Real hairy situation

IAN BUSBY, SUN MEDIA

, Last Updated: 11:19 AM ET

Some are full-fledged Grizzly Adams copies. Others are so spotty no one knows it's a playoff beard.

But the one thing Calgary Stampeders players partaking in the tradition have in common is they are hockey fans and, of course, Canadian.

Unlike the hockey playoffs, which can last two months, the CFL post-season is no more than three weeks.

So it took some preparation for the Stamps to be ready for Saturday's West final against the B.C. Lions at McMahon Stadium (2:30 p.m., TSN).

"Most people say you don't have to keep it that long so it can't get that ugly," said rookie offensive lineman Jesse Newman, who has a full, thick beard. "I can see some ugliness already."

Newman, who is from Powell River, B.C., is a die-hard Vancouver Canucks fan and he started growing his beard with a month remaining in the regular season.

Defensive end Mike Labinjo, who often wears his Toronto Maple Leafs jersey to the stadium, has patches of hair here and there with only some thickness on his chin.

Even if he grew it for a year, it wouldn't get to Newman's level.

"I'm just going with the goatee thing so far," Labinjo said. "It only grows in patches. Call me the wolfman.

"I will almost have to put a fake beard on at some time. I guess this is why I'm not a hockey player."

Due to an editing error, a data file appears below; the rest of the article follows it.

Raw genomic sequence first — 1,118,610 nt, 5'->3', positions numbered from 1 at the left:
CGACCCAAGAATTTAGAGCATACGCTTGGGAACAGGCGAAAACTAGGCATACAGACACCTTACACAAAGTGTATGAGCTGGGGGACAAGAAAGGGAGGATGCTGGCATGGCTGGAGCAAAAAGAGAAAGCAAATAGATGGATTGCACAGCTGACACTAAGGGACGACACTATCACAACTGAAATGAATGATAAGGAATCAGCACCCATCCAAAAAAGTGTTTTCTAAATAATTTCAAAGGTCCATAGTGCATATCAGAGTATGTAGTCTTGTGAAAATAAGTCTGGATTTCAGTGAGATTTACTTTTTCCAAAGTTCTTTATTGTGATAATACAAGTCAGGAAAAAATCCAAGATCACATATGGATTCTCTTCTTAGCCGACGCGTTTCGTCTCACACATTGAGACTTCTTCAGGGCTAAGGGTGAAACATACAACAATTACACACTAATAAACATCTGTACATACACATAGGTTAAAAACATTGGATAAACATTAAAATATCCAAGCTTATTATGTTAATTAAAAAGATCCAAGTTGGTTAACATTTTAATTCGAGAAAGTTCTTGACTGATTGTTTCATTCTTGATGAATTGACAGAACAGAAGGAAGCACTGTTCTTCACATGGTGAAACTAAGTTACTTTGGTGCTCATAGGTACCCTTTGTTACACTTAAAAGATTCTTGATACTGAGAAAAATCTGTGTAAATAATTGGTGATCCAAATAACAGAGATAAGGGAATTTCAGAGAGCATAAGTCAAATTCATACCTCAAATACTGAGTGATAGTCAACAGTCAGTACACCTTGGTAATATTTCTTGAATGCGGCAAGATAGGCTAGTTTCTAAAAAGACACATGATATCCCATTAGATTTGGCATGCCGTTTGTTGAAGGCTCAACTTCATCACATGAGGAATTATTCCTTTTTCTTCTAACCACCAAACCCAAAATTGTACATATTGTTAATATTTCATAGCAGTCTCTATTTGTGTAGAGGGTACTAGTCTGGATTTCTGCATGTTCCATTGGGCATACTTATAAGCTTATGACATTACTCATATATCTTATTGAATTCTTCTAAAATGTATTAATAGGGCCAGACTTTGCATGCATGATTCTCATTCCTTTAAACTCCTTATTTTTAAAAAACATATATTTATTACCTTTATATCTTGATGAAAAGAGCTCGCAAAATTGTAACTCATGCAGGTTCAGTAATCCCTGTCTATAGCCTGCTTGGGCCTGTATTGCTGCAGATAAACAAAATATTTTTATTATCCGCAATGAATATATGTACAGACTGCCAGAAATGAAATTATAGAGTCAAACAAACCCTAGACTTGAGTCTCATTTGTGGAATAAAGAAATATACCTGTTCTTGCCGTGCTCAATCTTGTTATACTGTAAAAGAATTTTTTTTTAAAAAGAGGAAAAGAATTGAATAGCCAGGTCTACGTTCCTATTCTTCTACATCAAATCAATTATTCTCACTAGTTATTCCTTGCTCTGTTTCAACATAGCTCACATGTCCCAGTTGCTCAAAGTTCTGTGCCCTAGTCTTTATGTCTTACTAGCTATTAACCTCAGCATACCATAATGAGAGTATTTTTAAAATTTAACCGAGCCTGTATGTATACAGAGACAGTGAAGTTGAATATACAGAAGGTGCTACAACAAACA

Fellow defensive lineman Justin Phillips has a good one going, and what makes it more impressive is this is first one he's ever had.

"I can actually grow something now, so I thought I would give it a shot," said Phillips, who grew up a Montreal Canadiens fan in Ottawa. "A bunch of the Canadian boys are doing it because it's tradition.

"We're trying to get a few of the American guys to do it, but as it stands right now, they aren't buying into the system."

The imports aren't the only ones stunned by the sight of new facial hair, according to veteran safety Wes Lysack.

"(Montreal-born linebacker) Marc Calixte asked me what was with the beard," said Lysack, who grew up a Winnipeg Jets fan while living in the Manitoba capital. "I said it was for the playoffs.

"He said, 'Last time I checked, we weren't playing hockey.' I told him, 'Last time I checked, you were a Canadian.'

"Since then, he's trying to grow his in."

Lysack only started his playoff beard after the season finale against the B.C. Lions, but it's solid already.

If the Stamps actually go through to the Grey Cup and extend their season by another eight days, it may get ridiculous. Kind of like Mike Commodore for the Flames circa 2004.

"I'm unfortunately able to grow a beard," Lysack said.

"I would like not to have one. I would love to be a baby face, some of the diaper type guys like Labinjo.

"When it comes to playoff time, I have an advantage on them because mine comes in well."

Although Labinjo had designs on becoming a hockey player, Phillips didn't get to explore those Canadian dreams.

"I can't even skate," said Phillips.

"The funny thing is everyone in my family plays. My dad even played junior A. I never really got into it, just sticking with football."

Stamps head coach John Hufnagel is enjoying seeing the facial hair, although none of the coaches are getting into the spirit.

"It's a tradition," Hufnagel said.

"Hopefully, they have a chance to grow them a couple more weeks."


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